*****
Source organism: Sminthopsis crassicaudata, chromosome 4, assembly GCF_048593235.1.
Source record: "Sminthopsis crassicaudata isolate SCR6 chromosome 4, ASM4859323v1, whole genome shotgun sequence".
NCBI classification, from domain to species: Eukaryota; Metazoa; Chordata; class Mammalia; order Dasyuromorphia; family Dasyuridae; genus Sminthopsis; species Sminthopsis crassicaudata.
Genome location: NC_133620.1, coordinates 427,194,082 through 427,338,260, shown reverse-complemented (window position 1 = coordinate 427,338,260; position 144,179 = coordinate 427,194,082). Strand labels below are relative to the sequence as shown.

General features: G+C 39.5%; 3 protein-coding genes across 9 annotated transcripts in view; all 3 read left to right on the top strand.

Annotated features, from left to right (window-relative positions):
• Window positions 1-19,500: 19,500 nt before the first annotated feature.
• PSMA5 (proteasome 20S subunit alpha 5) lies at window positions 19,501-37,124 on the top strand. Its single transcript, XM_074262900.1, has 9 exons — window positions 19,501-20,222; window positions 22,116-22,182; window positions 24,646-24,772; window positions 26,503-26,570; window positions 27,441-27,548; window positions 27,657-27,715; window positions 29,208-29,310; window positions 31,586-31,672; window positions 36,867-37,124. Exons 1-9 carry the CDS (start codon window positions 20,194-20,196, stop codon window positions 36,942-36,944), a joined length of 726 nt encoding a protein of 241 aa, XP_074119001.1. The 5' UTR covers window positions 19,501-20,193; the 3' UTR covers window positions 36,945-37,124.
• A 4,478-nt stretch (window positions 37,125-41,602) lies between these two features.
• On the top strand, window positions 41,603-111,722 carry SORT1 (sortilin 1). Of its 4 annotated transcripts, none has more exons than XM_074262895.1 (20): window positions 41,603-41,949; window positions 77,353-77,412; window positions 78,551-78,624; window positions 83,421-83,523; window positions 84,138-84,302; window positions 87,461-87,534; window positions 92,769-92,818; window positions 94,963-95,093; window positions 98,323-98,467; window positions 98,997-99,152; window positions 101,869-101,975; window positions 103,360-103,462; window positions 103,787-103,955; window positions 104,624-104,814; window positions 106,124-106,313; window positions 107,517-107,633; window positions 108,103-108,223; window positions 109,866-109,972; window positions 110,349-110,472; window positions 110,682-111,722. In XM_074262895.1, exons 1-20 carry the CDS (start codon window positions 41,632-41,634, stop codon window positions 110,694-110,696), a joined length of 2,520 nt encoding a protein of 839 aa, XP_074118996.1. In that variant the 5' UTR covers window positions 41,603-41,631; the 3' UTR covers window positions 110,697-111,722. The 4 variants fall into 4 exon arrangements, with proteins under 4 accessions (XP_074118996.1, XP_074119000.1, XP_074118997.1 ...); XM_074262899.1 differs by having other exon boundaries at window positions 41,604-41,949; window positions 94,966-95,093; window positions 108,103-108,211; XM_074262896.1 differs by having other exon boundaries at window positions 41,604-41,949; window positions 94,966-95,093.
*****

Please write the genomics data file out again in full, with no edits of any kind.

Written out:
Source organism: Sminthopsis crassicaudata, chromosome 4, assembly GCF_048593235.1.
Source record: "Sminthopsis crassicaudata isolate SCR6 chromosome 4, ASM4859323v1, whole genome shotgun sequence".
NCBI classification, from domain to species: Eukaryota; Metazoa; Chordata; class Mammalia; order Dasyuromorphia; family Dasyuridae; genus Sminthopsis; species Sminthopsis crassicaudata.
Genome location: NC_133620.1, coordinates 427,194,082 through 427,338,260, shown reverse-complemented (window position 1 = coordinate 427,338,260; position 144,179 = coordinate 427,194,082). Strand labels below are relative to the sequence as shown.

General features: G+C 39.5%; 3 protein-coding genes across 9 annotated transcripts in view; all 3 read left to right on the top strand.

Annotated features, from left to right (window-relative positions):
• Window positions 1-19,500: 19,500 nt before the first annotated feature.
• PSMA5 (proteasome 20S subunit alpha 5) lies at window positions 19,501-37,124 on the top strand. Its single transcript, XM_074262900.1, has 9 exons — window positions 19,501-20,222; window positions 22,116-22,182; window positions 24,646-24,772; window positions 26,503-26,570; window positions 27,441-27,548; window positions 27,657-27,715; window positions 29,208-29,310; window positions 31,586-31,672; window positions 36,867-37,124. Exons 1-9 carry the CDS (start codon window positions 20,194-20,196, stop codon window positions 36,942-36,944), a joined length of 726 nt encoding a protein of 241 aa, XP_074119001.1. The 5' UTR covers window positions 19,501-20,193; the 3' UTR covers window positions 36,945-37,124.
• A 4,478-nt stretch (window positions 37,125-41,602) lies between these two features.
• On the top strand, window positions 41,603-111,722 carry SORT1 (sortilin 1). Of its 4 annotated transcripts, none has more exons than XM_074262895.1 (20): window positions 41,603-41,949; window positions 77,353-77,412; window positions 78,551-78,624; window positions 83,421-83,523; window positions 84,138-84,302; window positions 87,461-87,534; window positions 92,769-92,818; window positions 94,963-95,093; window positions 98,323-98,467; window positions 98,997-99,152; window positions 101,869-101,975; window positions 103,360-103,462; window positions 103,787-103,955; window positions 104,624-104,814; window positions 106,124-106,313; window positions 107,517-107,633; window positions 108,103-108,223; window positions 109,866-109,972; window positions 110,349-110,472; window positions 110,682-111,722. In XM_074262895.1, exons 1-20 carry the CDS (start codon window positions 41,632-41,634, stop codon window positions 110,694-110,696), a joined length of 2,520 nt encoding a protein of 839 aa, XP_074118996.1. In that variant the 5' UTR covers window positions 41,603-41,631; the 3' UTR covers window positions 110,697-111,722. The 4 variants fall into 4 exon arrangements, with proteins under 4 accessions (XP_074118996.1, XP_074119000.1, XP_074118997.1 ...); XM_074262899.1 differs by having other exon boundaries at window positions 41,604-41,949; window positions 94,966-95,093; window positions 108,103-108,211; XM_074262896.1 differs by having other exon boundaries at window positions 41,604-41,949; window positions 94,966-95,093.